Options in the furrow: differential adoption of the tied up furrow technology in Ndowoyo Communal Lands, Southeastern Zimbabwe
Mazhangara, Edward P.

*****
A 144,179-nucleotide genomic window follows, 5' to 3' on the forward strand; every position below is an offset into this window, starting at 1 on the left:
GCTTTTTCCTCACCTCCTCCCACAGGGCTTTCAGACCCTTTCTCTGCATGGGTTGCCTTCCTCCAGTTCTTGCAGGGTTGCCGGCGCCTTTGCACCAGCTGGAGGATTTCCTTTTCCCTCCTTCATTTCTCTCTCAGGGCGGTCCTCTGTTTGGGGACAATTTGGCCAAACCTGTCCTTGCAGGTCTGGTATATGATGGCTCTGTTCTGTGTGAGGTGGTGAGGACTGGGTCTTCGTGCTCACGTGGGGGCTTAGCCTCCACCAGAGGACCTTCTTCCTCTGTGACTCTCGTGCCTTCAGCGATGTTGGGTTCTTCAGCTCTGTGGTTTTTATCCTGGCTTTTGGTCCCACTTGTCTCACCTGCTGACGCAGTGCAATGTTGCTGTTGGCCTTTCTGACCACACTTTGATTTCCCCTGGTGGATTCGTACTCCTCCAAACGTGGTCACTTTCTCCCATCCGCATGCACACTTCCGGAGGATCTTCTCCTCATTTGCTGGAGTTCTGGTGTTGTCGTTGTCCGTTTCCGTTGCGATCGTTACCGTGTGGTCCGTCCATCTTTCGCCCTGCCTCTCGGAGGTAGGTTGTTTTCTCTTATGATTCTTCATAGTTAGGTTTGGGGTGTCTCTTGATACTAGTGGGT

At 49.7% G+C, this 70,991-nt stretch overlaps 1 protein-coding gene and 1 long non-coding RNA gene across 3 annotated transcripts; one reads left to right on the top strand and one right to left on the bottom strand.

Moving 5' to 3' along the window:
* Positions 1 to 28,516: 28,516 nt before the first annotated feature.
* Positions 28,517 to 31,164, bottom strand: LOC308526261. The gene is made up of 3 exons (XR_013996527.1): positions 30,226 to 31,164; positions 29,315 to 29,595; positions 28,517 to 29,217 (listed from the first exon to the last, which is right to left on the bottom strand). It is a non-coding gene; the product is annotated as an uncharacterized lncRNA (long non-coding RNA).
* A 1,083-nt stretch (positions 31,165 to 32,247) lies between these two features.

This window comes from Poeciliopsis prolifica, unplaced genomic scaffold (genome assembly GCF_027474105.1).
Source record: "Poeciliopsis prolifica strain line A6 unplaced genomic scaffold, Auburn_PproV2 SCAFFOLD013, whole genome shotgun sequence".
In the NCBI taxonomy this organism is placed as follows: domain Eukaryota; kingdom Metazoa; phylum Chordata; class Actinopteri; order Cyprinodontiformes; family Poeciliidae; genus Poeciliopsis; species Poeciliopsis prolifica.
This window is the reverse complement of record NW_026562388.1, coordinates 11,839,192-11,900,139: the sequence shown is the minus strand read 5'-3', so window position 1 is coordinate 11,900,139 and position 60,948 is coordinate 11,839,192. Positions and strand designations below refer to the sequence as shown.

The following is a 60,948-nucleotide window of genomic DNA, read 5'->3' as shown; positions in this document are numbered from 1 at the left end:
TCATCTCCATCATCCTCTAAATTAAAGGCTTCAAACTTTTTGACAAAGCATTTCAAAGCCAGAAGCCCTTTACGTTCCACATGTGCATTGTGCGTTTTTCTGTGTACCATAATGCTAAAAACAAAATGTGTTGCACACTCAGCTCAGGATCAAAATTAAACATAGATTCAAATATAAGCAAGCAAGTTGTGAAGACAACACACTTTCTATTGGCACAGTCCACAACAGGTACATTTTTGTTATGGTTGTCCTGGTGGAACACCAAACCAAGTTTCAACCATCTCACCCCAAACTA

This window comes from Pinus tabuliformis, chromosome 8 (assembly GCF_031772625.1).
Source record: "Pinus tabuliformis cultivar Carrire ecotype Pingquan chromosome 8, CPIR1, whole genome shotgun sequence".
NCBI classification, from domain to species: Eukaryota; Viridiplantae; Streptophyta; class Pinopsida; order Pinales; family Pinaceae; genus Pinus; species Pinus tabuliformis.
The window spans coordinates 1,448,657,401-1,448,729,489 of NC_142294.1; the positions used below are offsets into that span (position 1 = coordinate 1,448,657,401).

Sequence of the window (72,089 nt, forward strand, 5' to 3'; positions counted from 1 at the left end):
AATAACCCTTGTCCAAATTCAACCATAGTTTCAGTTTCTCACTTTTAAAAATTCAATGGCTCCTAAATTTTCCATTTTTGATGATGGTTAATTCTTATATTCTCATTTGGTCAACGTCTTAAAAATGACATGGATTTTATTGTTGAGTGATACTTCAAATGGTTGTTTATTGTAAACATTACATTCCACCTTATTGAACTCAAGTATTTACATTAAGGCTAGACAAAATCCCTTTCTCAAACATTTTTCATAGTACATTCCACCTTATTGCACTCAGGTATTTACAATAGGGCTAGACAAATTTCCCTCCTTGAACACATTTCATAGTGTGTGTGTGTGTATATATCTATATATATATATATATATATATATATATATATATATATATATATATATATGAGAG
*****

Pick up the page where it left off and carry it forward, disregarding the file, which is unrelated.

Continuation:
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The south east lowveld of Zimbabwe falls under Natural Region V. It is characterized by low and erratic rainfall which averages 400-500 mm per annum. Differences in crop production in the region are striking. Individual, parastatal estate and company estate commercial farms achieve medium to good yields of cotton, wheat, sugar cane and horticultural crops. On the other hand, are communal areas where poor yields of maize, cotton and sorghum are common. The differences between the two sectors is due to water availability, which is critical to crop production in this semi-arid part of Zimbabwe. Communal farmers mostly grow their crops rainfed as they did not benefit from the massive (mostly government) investments in irrigation infrastructure as happened in the commercial farming sector (see Mlambo and Pangeti, 1996). Good agricultural seasons occur about twice in every five years. Such is the fate of Ndowoyo Communal lands in the Save Valley where the naturally rich vertisol cannot guarantee good agricultural production.